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LOUISE FAIRSAVE: Necessary insurance IV

Louise Fairsave

LOUISE FAIRSAVE: Necessary insurance IV

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MOST OF US FEEL SECURE in the fact that we hold home insurance. Yet it is quite a complex topic and this article will point to some of the more detailed considerations in purchasing this coverage.

Home insurance typically has four specific elements to be assessed in choosing suitable coverage. First, there is the coverage of the building, the home; this protects the home from losses due to fire, theft, vandalism or other perils. Then there is similar coverage for the personal possessions which are in the building, such as the appliances, furniture, food, crockery, flatware, clothing, shoes, books and so on.

There is the element of protection for the cost of living expense if you are displaced from your home during the repairs or rebuilding after a disaster. During the period of displacement, the insurance will provide funds to meet the cost of comparable alternate accommodation.

The fourth element of home insurance is that of liability cover which protects you if there is a claim or lawsuit for injury or property damage caused negligently on your property. For example, should a visitor to your home slip, fall and injure himself on a partially wet floor which you failed to warn him about, then your liability coverage will meet related medical expenses, the cost of any litigation and any award by the court up to the limit of your coverage.

It is important to check exactly which perils are included in the coverage for the building element of the home insurance. For example, flood and earthquake damage is typically not included, yet you may specifically have to assess the merit of such coverage depending on the probability of such occurrences. You can reduce the cost of the building insurance element by having protective devices like deadbolt locks on the door, a burglar alarm system and a smoke detector. Insurers also look more favourably on a newly renovated or new home.

With respect to coverage of personal belongings in the building, you may need a separate policy (usually called a rider) for expensive jewellery or art and certain special equipment or fittings. For example, elaborate computer or communication systems may require such a rider in order to be protected specifically.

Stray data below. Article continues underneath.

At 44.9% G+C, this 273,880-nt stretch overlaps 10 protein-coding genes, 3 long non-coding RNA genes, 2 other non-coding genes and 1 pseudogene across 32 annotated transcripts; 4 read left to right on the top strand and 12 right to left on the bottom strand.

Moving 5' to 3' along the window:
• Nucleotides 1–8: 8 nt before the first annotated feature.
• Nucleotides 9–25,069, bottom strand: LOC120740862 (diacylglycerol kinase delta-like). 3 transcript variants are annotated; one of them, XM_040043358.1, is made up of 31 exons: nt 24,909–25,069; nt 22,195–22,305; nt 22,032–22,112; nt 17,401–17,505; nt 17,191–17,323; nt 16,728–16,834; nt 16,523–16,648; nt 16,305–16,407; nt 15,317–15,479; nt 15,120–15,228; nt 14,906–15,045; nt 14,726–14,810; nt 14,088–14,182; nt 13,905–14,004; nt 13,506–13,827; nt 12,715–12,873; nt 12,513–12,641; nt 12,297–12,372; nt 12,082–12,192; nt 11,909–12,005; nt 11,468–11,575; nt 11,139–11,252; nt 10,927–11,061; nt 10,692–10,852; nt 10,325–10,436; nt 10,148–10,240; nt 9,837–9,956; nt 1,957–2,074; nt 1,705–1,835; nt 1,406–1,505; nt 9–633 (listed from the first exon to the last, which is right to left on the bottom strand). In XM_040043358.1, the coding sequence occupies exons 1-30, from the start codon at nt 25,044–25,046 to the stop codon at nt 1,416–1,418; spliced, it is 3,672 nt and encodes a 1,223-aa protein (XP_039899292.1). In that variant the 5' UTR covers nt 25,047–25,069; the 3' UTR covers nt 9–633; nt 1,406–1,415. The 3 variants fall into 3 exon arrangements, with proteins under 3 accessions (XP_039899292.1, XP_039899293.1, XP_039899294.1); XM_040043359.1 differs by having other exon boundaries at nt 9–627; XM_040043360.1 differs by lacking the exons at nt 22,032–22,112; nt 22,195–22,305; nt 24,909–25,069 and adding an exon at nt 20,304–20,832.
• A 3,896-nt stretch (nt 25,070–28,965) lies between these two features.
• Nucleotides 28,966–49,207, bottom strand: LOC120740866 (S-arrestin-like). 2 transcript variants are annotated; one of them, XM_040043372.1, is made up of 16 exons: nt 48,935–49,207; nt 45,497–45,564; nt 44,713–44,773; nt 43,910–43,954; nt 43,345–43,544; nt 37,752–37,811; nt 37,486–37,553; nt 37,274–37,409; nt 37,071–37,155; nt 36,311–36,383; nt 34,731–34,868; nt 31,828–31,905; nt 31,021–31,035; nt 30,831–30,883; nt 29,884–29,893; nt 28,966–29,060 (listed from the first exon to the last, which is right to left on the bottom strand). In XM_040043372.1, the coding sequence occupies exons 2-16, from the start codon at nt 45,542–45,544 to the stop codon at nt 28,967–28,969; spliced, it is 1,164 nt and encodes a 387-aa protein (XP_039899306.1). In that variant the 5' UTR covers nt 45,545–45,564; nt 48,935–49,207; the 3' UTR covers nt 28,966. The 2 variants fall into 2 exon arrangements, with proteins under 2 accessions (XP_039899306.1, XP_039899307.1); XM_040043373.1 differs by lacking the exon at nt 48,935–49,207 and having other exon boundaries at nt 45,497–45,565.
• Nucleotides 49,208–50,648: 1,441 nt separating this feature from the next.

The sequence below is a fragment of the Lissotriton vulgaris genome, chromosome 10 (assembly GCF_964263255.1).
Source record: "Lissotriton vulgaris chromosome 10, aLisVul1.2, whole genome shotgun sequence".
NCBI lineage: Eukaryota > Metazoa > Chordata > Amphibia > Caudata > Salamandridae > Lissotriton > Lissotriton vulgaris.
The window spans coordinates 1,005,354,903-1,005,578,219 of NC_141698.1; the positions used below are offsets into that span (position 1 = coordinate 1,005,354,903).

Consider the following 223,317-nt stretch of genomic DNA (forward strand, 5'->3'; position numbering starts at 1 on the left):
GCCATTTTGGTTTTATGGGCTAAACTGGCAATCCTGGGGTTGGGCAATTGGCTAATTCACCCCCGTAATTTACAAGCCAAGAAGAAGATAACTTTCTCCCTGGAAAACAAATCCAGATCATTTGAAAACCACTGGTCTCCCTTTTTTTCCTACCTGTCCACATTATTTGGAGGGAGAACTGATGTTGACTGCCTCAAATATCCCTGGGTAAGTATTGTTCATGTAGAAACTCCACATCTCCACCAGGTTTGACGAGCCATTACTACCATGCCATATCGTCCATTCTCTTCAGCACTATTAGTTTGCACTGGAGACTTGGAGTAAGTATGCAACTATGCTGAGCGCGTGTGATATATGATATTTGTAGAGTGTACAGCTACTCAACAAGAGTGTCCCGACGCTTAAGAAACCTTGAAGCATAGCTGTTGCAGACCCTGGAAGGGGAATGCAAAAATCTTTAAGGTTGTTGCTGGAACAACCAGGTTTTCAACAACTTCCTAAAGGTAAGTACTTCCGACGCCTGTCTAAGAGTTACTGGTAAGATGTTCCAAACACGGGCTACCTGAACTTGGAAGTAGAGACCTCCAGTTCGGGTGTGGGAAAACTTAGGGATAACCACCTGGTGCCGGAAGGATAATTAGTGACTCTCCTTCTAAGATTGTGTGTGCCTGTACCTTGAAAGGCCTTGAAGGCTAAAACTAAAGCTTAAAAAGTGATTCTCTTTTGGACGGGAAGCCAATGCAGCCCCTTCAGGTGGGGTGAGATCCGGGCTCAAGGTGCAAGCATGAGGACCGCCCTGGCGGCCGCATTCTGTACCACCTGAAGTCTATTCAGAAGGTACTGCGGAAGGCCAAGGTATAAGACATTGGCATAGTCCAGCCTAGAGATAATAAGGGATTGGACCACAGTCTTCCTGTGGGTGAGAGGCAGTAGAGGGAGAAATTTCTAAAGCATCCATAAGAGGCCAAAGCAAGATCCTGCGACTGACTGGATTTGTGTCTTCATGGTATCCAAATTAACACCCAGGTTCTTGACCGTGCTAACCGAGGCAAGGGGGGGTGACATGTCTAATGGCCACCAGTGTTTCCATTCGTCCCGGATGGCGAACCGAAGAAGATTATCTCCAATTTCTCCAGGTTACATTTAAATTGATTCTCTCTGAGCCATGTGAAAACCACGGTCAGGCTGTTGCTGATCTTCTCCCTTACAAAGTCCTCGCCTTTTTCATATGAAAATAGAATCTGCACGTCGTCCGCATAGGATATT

The element of living expenses protection can add significant cost to the premium if you seek a high rate of compensation for the period for which living expenses will be provided. So some policyholders minimise or reject this element of the policy in order to contain costs. Insurers, in turn, typically limit the amount of coverage to say 20 per cent of the value of the home. This element of insurance may also provide compensation for lost rents during the displacement period if part of your home was being rented.

Liability coverage will usually be for amounts like $100 000 to $500 000 depending on the homeowner’s risk assessment as well as his ability to pay. This is one element of your home insurance policy that you should check in order to be satisfied that you are adequately covered.

As always with insurance, you may accept all or a significant part of the risks of home ownership through self-insuring. The task is to examine each of these four elements of home insurance and to be satisfied with your choices. There are complex choices and under insurance or self-insurance can represent a bold, yet dangerous approach to your finances.

An independent insurance broker can be useful in such circumstances in guiding you through the available options. An insurance broker can usually keep you informed of the changing market of possible insurers, their claim management efficiency and the implications of your specific choices.

Next article will consider retirement plans.

Louise Fairsave is a personal financial management adviser, providing practical advice on money and estate matters. Her advice is general in nature; readers should seek advice about their specific circumstances. This column is sponsored by the Barbados Workers’ Union Co-op Credit Union Ltd.